Why not try to see if whoever makes HobNobs (is it Mcvities?) might provide you a small grant, sponsorship or push the thing forward - if indeed HobNobs will play an integral part of your film. The deal could be something along the lines of the Orange telephone adverts in cinemas.
Thanks for the suggestion, hmtb - if only....
A screenwriter has no say in budgets, locations etc. unless you're a Spielberg type who produces and directs the picture. Once a script has been accepted (and purchased by a film co or a tv corp) you, as a writer, only receive a percentage until the shot has ended. Then you receive subsequent Royalties.
TV and film companies always think collaboration, however good or established you are. The chances of your script remaining as written is zero. That's why on the credits of films you see the "scriptwriter" followed by "associate" or "assistant". The latter two are usually unknown to the guy who's slogged on the script for months, or even years.
For me, it's essentially a hobby and any sniff I get that it's being looked at by an "insider" is a massive bonus. Fingers crossed.....
If the shoes don't fit, change the horse.
Well it's completed. I originally wrote about twenty pages as a serious drama/comedy and didn't work. After losing interest and put on the back burner I revisited the script in October and thought it had potential. Anyhow, today I've finished the full 50 pages, and it's one of the best scripts I've written in terms of dialogue and character interaction. Although, I have to stress it bares no relation to John Duncan apart from the baked products and he's a computer wizard.
Duncan Johnson is an itinerant computer boffin with, in his own words, an "overactive sweet tooth for HobNobs". Duncan works for a music company Haystak Music Corp; the crux of the story is that Duncan is as normal as one could hope for, yet it's all the other characters that are the real eccentrics... all munch on seeds and drink pureed swede juice for lunch, taking healthy living to a very unhealthy level. Duncan, therefore, not understanding the merits of such extremes, is a mass of quivering frustration and finds a soulmate with a very unlikely character.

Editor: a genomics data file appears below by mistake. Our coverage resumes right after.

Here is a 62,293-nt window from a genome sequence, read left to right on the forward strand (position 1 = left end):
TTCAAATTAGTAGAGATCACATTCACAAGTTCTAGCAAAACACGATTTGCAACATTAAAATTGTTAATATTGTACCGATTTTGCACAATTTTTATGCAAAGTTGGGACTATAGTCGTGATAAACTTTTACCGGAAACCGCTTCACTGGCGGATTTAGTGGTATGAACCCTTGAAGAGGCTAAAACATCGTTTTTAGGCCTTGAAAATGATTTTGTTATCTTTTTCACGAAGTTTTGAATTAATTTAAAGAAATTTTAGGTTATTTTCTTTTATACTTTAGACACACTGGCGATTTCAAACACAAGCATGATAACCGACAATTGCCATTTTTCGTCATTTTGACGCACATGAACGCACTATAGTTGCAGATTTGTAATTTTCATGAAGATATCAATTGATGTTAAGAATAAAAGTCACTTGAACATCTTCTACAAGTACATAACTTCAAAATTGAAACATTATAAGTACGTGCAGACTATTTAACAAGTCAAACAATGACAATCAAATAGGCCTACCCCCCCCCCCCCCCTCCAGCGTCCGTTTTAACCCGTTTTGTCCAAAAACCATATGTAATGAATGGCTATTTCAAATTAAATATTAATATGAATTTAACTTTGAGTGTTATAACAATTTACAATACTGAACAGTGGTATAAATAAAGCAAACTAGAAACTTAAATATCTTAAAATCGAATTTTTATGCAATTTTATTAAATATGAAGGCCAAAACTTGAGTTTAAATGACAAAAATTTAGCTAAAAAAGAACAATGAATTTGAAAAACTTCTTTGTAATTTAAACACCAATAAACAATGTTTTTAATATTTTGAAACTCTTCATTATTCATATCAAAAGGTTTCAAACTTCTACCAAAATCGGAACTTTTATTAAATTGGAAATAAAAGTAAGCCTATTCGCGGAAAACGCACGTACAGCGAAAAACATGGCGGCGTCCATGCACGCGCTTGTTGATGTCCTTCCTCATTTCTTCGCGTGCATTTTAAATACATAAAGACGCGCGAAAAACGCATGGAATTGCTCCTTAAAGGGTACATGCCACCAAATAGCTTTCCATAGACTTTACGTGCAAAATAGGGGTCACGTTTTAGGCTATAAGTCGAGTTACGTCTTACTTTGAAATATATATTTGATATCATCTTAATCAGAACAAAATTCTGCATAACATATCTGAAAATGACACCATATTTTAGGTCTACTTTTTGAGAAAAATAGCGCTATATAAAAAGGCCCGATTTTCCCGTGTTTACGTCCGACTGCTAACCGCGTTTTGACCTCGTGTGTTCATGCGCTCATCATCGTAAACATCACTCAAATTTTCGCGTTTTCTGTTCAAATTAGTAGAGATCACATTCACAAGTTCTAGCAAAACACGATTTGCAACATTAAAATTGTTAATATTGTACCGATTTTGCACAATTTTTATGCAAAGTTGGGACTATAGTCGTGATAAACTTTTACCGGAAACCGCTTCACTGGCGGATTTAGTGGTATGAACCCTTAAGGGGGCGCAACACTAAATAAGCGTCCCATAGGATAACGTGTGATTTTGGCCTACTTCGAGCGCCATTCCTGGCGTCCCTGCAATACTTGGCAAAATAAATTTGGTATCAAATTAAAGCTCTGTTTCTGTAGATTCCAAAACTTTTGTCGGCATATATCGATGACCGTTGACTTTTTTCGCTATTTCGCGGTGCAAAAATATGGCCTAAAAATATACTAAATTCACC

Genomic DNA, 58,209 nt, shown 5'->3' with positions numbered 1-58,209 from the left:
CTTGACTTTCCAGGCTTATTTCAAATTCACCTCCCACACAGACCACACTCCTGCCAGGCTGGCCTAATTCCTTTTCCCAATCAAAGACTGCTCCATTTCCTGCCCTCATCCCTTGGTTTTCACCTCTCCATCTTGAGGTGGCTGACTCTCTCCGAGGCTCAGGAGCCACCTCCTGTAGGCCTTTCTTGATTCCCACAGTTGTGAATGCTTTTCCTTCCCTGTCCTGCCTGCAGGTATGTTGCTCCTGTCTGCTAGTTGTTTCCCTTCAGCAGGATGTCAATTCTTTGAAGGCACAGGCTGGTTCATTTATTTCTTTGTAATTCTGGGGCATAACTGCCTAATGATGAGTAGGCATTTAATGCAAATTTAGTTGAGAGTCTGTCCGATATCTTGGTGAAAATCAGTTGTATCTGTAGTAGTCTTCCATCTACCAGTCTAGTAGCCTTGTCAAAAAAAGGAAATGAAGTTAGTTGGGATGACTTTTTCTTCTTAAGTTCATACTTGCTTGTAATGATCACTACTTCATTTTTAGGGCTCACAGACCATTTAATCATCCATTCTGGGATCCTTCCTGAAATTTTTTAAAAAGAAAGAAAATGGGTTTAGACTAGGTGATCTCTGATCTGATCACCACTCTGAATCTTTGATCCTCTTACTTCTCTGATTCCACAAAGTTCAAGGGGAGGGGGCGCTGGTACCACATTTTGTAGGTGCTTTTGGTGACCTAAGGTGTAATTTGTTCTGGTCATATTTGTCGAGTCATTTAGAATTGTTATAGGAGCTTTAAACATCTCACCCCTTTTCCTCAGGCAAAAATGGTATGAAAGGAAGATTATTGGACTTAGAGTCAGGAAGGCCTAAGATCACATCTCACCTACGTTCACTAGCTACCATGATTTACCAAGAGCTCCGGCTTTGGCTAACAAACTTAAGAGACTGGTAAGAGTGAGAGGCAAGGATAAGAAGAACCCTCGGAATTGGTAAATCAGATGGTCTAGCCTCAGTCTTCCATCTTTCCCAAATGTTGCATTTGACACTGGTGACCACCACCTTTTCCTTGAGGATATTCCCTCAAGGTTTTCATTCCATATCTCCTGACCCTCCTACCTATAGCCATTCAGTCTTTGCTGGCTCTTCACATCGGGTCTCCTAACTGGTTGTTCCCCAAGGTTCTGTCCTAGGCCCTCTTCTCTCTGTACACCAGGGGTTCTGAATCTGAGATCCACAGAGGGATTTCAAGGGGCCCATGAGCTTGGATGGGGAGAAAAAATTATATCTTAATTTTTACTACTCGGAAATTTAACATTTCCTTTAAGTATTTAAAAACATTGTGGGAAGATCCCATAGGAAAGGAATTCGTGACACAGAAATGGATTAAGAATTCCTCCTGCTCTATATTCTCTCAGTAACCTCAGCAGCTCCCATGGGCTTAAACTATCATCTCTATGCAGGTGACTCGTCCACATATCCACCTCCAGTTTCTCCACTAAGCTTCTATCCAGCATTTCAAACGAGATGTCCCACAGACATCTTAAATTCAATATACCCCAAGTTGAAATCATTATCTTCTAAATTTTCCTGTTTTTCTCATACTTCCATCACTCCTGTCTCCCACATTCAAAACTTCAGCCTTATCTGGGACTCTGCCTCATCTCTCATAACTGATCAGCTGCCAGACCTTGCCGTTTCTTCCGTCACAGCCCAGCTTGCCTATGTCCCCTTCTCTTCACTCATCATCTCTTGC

Annette Curtin is a hypochondriatic simpleton and her colleagues, as a consequence, have nicknamed her "Joint Pain". It's only as the story unravels - Duncan is initally irritated by Joint Pain - she sympathises with his frustrations and they have a sweet, platonic, bond.
The film industry these days are pretty strict in what is respectable and what isn't... I've pushed the boundaries as far as possible.
It has some wonderful one-liners and panders to archetypes and cliches.
Duncan is in his usual "pick-up shop" for his daily fix of HobNobs and has a nonsense conversation with the shop keeper. A little further down the shopping aisle, Adam Faceless, a colleague who's a little envious of Duncan. He has a mundane position within Haystak and invites one-upmanship as often as possible.
One scene, in the office this time. Duncan is trying to repair the computer and chinwagging with a couple of colleagues. They start to laugh and someone calls Duncan an old WAG. Meanwhile, Joint Pain has associated the word with footballers and their wives and or girlfriends and says:" Is that 'wives and girlfriends?'". Looking at his colleague he replies "Her insight into the modern world is incredible."
Thinking deeply for a second, she adds: " Shouldn't that be 'wives or girlfriends?'"
Duncan turns quickly and retorts: "Thank you, miss Acronym!"
This is just one example of a very amusing story. I'll take it to the writers circle later this month and get their input. After which, JD is more than welcome to read the amended copy.